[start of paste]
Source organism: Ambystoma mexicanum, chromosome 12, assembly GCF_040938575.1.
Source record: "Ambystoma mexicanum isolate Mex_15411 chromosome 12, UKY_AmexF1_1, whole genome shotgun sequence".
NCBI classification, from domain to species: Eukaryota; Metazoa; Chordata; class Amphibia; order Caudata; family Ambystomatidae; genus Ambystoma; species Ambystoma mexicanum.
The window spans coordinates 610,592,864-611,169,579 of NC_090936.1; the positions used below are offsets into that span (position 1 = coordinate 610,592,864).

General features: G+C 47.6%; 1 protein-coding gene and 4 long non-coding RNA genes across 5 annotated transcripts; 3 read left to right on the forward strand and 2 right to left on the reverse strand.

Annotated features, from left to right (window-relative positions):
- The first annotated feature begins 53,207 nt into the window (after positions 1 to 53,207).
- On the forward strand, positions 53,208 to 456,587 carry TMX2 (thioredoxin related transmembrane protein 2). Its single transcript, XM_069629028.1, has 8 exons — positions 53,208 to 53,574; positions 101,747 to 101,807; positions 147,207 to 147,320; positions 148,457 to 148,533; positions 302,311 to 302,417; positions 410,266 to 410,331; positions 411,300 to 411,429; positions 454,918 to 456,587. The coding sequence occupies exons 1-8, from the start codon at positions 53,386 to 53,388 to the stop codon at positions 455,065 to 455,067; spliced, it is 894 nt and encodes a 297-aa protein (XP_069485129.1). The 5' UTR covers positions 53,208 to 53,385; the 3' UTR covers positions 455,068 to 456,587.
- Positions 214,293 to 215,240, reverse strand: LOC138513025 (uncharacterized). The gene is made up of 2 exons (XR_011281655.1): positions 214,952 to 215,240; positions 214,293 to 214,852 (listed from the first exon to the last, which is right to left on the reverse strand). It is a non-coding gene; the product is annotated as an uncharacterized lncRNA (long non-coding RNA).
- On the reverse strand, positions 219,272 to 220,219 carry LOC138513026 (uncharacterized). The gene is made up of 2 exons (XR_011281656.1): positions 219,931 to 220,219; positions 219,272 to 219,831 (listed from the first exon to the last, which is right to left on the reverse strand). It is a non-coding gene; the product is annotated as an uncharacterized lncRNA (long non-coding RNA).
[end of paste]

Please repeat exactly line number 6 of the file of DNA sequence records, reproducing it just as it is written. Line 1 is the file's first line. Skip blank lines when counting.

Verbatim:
Annotated features, from left to right (window-relative positions):